At Princeton, she helped the Tigers win four Ivy League championships in field hockey as a star back in her fall seasons and during the spring won one Ivy title in lacrosse as a standout midfielder while earning Ivy Rookie of the Year and two-time All-American accolades. She helped the U.S. women’s national team win a pair of World Cup lacrosse gold medals in 2009 and 2013. Her achievements were recognized last month when she was inducted into the New Jersey Lacrosse Hall of Fame at Fiddler’s Elbow Country Club in Bedminster.

“It was really cool,” said Reilly. “I was very honored and surprised. I honestly didn’t know the process was ongoing. I was called by Peter O’Donnell and the New Jersey Lacrosse Hall of Fame and the foundation board and it was pretty awesome.” more

July 28, 2021

TOGETHER IN TOKYO: Anna Van Brummen, right, and Kat Holmes display their intensity as they competed for the Princeton University women’s fencing team. Van Brummen ’17 is currently at the Tokyo Olympics as an alternate on the women’s épée team which also includes former Tiger teammate Holmes. Van Brummen, an NCAA individual épée champion at Princeton, was part of the bronze medal U.S. épée team at the World Cup in February, 2020, just before the COVID-19 pandemic forced the one-year delay of the 2020 Tokyo Olympics. (Photo by Beverly Schaefer, provided courtesy of Princeton’s Office of Athletic Communications)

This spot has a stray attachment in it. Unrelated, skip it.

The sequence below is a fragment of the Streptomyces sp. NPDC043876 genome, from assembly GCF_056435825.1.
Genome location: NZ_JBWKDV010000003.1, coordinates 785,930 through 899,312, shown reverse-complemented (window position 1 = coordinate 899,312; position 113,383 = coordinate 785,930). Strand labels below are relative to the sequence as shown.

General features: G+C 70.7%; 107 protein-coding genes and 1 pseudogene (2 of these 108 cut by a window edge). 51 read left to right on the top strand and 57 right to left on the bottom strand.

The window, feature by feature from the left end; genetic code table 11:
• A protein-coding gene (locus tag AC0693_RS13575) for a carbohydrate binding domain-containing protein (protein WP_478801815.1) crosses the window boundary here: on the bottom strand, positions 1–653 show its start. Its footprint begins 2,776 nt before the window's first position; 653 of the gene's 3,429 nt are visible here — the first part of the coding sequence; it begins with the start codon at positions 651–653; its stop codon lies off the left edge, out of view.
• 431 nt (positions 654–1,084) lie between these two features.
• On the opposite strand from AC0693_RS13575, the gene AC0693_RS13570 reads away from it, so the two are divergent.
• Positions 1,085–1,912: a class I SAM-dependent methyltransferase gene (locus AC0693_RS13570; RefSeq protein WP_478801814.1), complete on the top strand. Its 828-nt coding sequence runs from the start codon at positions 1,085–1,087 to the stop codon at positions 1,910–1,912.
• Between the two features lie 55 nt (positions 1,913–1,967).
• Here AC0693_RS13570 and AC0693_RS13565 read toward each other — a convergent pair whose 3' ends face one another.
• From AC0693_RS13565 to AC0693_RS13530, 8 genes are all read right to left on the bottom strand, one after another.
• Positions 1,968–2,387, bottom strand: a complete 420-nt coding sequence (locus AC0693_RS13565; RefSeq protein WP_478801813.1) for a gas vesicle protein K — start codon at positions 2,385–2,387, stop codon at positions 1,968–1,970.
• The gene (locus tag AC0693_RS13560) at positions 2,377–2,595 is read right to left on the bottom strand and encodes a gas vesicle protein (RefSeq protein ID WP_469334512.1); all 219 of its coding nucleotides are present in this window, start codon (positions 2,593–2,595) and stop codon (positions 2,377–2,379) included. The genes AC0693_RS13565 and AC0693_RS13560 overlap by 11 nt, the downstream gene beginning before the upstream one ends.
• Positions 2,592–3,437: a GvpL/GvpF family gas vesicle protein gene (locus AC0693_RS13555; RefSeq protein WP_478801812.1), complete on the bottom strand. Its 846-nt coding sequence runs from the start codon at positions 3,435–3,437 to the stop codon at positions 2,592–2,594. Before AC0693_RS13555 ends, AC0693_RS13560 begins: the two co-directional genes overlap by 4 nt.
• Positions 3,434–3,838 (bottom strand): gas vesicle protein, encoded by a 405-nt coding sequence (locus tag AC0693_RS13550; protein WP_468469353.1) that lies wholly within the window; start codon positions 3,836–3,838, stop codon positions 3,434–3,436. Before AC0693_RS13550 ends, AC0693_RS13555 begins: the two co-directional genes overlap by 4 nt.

By Justin Feil

Anna Van Brummen’s biggest challenge at the Tokyo Olympics is to remain ready for the United States women’s épée team competition.

It shouldn’t be a problem as the 2017 Princeton University graduate has spent the last five years preparing for this chance.

“I feel great about where I’m fencing,” said Van Brummen, a Houston, Texas, native who won the NCAA individual épée title in 2017, a first for the Tiger women’s program.

“And I feel great about where the rest of my team is fencing. I’m really excited. I have a really good feeling. I think we can do great.”

Van Brummen is an alternate on the women’s épée team which also includes former Princeton teammate Kat Holmes ’17. She didn’t compete in the individual women’s competition that was held July 23, but must be substituted in for one of the three épée spots when the team competition started on July 27.